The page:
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March 24, 2008

Woolf's Orlando

I picked up and read Virginia Woolf's Orlando over the weekend. Generally not my cup of tea--I could do without the coy inside jokes and the motif of "barbarian" Africa, which begins on p. 1 and runs throughout. However, I found myself developing respect for two aspects of this highly unusual novel.

First, it is impressive how the narration evolves to match the historical period described on each page. The language shifts from courtly Elizabethan prose to the rapid-fire, cinematic feel of a movie. James Joyce does the same thing even more radically in Episode 14 of Ulysses. Perhaps Woolf's subtler experiment is more satisfactory; but in neither book is this technique a gimmick. I think modernism arises when artists, in any medium, realize that you cannot simply describe the world. You always do so in a style; and styles vary. The problem is: Why should you pick one style instead of another? Why, therefore, should you make art at all? One answer is abstraction, which means dropping the pretense of objectivity. Woolf and Joyce try something different; they make the change of style itself the subject of their story.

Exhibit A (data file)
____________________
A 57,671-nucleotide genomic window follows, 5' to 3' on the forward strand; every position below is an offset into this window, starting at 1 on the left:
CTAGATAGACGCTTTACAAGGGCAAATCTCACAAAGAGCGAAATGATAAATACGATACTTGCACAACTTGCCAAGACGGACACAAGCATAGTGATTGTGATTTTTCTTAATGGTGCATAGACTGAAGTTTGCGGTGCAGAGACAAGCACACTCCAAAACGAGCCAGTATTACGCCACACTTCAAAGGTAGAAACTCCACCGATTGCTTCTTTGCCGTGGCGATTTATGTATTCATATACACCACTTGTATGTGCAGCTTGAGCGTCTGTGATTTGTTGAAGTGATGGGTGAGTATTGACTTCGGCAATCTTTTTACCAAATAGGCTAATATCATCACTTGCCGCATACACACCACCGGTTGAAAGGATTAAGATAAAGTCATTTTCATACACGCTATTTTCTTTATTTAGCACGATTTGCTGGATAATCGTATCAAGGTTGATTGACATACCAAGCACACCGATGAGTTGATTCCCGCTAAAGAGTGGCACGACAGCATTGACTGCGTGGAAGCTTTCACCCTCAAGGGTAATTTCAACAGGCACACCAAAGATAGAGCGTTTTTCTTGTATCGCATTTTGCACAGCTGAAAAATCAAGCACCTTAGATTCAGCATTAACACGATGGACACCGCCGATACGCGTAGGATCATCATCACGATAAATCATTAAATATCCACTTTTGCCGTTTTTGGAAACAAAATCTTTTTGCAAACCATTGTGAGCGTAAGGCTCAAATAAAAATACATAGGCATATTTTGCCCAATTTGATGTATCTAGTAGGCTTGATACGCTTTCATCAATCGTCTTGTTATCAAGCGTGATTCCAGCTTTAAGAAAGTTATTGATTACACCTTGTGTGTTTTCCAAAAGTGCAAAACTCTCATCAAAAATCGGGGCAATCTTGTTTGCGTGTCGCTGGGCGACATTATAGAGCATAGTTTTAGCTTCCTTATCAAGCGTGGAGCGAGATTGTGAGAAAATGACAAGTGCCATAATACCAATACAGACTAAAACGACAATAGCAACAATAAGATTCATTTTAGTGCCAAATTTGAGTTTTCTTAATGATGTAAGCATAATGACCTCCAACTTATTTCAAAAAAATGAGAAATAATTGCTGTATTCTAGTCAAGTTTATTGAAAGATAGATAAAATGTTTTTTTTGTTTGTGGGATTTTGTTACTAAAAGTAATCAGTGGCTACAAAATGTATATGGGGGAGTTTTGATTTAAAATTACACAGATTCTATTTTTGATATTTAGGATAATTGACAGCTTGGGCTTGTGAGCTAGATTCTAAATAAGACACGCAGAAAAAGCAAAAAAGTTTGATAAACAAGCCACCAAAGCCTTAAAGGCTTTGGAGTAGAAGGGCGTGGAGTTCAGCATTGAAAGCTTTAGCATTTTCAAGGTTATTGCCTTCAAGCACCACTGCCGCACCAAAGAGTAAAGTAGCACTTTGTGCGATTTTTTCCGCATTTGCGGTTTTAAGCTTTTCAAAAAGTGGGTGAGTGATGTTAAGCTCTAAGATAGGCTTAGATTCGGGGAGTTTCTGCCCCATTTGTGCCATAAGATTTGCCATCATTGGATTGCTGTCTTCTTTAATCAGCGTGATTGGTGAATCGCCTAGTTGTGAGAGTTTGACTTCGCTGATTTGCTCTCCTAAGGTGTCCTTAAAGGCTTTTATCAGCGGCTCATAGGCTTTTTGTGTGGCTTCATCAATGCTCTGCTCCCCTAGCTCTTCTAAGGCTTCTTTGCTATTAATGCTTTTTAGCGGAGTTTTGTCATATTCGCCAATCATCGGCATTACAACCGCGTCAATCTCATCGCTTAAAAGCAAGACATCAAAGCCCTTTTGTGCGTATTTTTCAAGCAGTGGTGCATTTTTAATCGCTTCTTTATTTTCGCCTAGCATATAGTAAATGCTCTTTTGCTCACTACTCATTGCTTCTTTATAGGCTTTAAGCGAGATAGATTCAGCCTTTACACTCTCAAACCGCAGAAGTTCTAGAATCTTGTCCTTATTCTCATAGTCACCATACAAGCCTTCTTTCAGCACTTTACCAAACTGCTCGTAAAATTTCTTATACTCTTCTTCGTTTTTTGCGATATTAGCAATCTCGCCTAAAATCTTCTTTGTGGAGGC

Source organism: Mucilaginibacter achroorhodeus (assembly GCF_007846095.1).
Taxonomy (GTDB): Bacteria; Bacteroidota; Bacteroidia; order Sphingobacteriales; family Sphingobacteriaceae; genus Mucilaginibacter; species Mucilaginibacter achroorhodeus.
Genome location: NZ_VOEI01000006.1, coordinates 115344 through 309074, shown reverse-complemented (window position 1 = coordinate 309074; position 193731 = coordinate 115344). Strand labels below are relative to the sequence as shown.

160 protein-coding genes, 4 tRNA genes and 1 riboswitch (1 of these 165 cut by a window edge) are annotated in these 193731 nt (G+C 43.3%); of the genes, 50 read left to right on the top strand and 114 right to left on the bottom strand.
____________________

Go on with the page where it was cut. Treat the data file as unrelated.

Second, I came to see that Woolf respects her protagonist. Orlando is generally identified with Vita Sackville-West, with whom Woolf had a relationship. For quite a few pages, I thought the portrait of Sackville-West was patronizing. Orlando has great legs and lots of money. He (later she) yearns to be a writer, but writes nothing of value. I cannot imagine that Sackville-West would want to be so portrayed. But it turns out that Orlando matures as the novel progresses, and the story of his/her development is moving because it reaches a conclusion in full, self-conscious, capable and creative adulthood.

March 24, 2008 1:15 PM | category: fine arts | Comments


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